Wednesday, April 7, 2010

E-telling on the iPad

Does the iPad change everything? Of course not. By now we should have learned that NOTHING ever changes EVERYTHING. But I’ve been playing with this device for a day now, and I can say with confidence that it does this: it expands possibilities for the storyteller.

To begin studying this issue, everyone should view the remarkable video created by Penguin, entitled iPad Imagineering. From the perspective of a book publishing fan, I found it heartening. It deserves to go viral. Too often book publishers have run scared from new technology, then ventured in one toe at a time, as if the water were too hot for their metabolism.

Not Penguin, not now. Here is a publisher acting, rather than reacting. Here is a publisher asserting that it will have a role in the new paradigm, a role it will seize itself, which is how all business gets done in growing markets, where nobody hands you anything — where, as Jack Welch famously said, you eat your own lunch or someone else will.

What Penguin has “imagineered” is iPad children’s books on which a kid can move objects and fill in colors, reference books where the user can drill down into pictures, novels where the reader can vote in polls and chat live with other fans, travel books where you can build your own itinerary, and a star-finder template that knows where you’re standing in relation to the night sky.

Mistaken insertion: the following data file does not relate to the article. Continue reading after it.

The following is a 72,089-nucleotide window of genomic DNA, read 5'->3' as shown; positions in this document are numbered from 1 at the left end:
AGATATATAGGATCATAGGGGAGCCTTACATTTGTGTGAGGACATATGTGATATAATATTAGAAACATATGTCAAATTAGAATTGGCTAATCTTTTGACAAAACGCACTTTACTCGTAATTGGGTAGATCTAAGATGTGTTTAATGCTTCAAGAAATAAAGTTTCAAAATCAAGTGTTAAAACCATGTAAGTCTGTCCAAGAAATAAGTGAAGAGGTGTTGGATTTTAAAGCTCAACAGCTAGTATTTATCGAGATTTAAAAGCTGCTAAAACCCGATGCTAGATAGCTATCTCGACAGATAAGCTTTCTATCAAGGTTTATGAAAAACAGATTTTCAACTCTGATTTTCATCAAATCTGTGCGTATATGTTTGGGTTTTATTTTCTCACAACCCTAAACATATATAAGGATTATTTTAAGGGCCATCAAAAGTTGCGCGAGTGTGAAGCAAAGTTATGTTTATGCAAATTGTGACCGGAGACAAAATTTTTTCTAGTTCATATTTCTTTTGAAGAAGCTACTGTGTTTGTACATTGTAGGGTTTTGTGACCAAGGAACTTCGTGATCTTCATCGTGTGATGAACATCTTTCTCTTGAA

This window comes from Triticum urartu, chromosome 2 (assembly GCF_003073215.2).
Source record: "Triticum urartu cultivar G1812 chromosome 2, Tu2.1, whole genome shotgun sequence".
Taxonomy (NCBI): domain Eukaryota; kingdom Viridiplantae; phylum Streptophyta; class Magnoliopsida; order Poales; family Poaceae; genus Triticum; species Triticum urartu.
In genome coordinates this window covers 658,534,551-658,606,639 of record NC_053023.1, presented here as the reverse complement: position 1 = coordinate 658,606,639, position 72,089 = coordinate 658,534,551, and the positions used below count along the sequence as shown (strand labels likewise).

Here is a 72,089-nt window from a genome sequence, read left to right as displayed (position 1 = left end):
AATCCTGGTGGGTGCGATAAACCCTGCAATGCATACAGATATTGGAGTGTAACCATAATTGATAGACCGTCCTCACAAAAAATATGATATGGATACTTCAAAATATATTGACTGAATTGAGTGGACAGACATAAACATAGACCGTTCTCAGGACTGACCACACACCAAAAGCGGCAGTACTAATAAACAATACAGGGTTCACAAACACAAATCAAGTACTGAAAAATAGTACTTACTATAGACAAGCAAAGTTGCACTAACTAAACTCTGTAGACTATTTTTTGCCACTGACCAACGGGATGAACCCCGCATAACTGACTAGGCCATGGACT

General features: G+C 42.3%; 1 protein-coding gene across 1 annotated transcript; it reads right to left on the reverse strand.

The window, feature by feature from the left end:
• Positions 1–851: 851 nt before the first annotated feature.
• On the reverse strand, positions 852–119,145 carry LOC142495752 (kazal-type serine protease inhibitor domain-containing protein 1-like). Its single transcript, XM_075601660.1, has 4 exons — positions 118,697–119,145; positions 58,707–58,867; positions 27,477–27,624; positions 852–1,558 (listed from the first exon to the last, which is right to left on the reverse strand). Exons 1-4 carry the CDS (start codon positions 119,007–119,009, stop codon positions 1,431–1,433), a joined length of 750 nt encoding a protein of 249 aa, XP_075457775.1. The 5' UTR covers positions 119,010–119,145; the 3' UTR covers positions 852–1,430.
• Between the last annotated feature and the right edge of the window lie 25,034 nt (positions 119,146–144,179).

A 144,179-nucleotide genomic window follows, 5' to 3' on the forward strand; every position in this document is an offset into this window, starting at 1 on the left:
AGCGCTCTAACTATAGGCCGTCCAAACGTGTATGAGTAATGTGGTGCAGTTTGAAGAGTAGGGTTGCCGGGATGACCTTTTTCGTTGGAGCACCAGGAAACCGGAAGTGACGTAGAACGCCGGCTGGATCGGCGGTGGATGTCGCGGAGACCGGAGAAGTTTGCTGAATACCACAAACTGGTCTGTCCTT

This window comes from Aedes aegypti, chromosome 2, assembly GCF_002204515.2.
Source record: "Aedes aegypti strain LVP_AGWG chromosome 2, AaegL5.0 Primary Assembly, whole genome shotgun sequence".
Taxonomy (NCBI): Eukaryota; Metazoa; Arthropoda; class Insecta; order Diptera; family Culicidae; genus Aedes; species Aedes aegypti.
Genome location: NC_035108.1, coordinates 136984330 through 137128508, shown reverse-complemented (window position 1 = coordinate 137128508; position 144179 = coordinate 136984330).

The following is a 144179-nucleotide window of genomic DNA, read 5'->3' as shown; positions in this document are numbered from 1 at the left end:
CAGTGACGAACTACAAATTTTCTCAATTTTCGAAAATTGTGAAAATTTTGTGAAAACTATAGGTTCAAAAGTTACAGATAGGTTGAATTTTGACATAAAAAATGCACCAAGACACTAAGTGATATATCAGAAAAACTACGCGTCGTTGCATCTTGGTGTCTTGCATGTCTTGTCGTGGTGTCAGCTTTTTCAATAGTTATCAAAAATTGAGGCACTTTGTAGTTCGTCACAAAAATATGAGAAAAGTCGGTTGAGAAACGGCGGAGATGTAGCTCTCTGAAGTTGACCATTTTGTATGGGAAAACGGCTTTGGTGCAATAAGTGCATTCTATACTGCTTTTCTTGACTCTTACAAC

It’s a great start, but it emphasizes the low-hanging fruit: children’s books that want to be interactive; reference books that want dipping into. What about the storyteller?

As a next step, let’s envision a novel that both stands on its own and allows the reader to employ her own imagination. I picture the iPad version of Cadaver Blues — when it comes — enabling readers to build their own portrait of what Phu Goldberg might look like, to build biographies of the characters as in the game of Clue, to pose guesses throughout the story of what’s going to happen, to read the history of places in the story, and perhaps to track the movements of the characters on a map.

Who will build these layers? I don’t know. Perhaps e-telling will require collaboration between the storyteller and specialists like those who pool their talents to make plays and movies and video games, all of which go beyond the core of their story elements.

I don’t know, but I’m willing to engage the possibilities. Are you?